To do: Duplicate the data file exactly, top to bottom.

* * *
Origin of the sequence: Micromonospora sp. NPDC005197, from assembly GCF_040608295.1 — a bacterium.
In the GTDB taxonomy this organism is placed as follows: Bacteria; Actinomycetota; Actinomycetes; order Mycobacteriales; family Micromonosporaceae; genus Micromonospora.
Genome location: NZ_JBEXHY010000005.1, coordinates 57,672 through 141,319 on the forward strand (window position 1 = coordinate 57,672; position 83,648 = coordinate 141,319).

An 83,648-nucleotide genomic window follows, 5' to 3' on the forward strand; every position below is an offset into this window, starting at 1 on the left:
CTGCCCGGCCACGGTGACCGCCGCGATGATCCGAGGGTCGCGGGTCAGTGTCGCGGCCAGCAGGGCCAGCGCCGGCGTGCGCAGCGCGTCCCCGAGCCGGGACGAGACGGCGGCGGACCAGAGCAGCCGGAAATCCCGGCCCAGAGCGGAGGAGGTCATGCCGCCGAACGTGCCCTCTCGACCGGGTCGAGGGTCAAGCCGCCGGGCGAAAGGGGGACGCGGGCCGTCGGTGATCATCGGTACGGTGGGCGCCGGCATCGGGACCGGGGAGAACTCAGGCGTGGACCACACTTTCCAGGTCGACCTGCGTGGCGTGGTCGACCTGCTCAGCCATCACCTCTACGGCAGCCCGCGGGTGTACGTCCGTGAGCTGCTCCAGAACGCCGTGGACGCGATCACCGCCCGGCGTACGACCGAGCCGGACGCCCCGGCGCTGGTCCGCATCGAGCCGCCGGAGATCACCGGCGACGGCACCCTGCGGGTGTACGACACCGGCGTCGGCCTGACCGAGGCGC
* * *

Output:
Origin of the sequence: Micromonospora sp. NPDC005197, from assembly GCF_040608295.1 — a bacterium.
In the GTDB taxonomy this organism is placed as follows: Bacteria; Actinomycetota; Actinomycetes; order Mycobacteriales; family Micromonosporaceae; genus Micromonospora.
Genome location: NZ_JBEXHY010000005.1, coordinates 57,672 through 141,319 on the forward strand (window position 1 = coordinate 57,672; position 83,648 = coordinate 141,319).

An 83,648-nucleotide genomic window follows, 5' to 3' on the forward strand; every position below is an offset into this window, starting at 1 on the left:
CTGCCCGGCCACGGTGACCGCCGCGATGATCCGAGGGTCGCGGGTCAGTGTCGCGGCCAGCAGGGCCAGCGCCGGCGTGCGCAGCGCGTCCCCGAGCCGGGACGAGACGGCGGCGGACCAGAGCAGCCGGAAATCCCGGCCCAGAGCGGAGGAGGTCATGCCGCCGAACGTGCCCTCTCGACCGGGTCGAGGGTCAAGCCGCCGGGCGAAAGGGGGACGCGGGCCGTCGGTGATCATCGGTACGGTGGGCGCCGGCATCGGGACCGGGGAGAACTCAGGCGTGGACCACACTTTCCAGGTCGACCTGCGTGGCGTGGTCGACCTGCTCAGCCATCACCTCTACGGCAGCCCGCGGGTGTACGTCCGTGAGCTGCTCCAGAACGCCGTGGACGCGATCACCGCCCGGCGTACGACCGAGCCGGACGCCCCGGCGCTGGTCCGCATCGAGCCGCCGGAGATCACCGGCGACGGCACCCTGCGGGTGTACGACACCGGCGTCGGCCTGACCGAGGCGC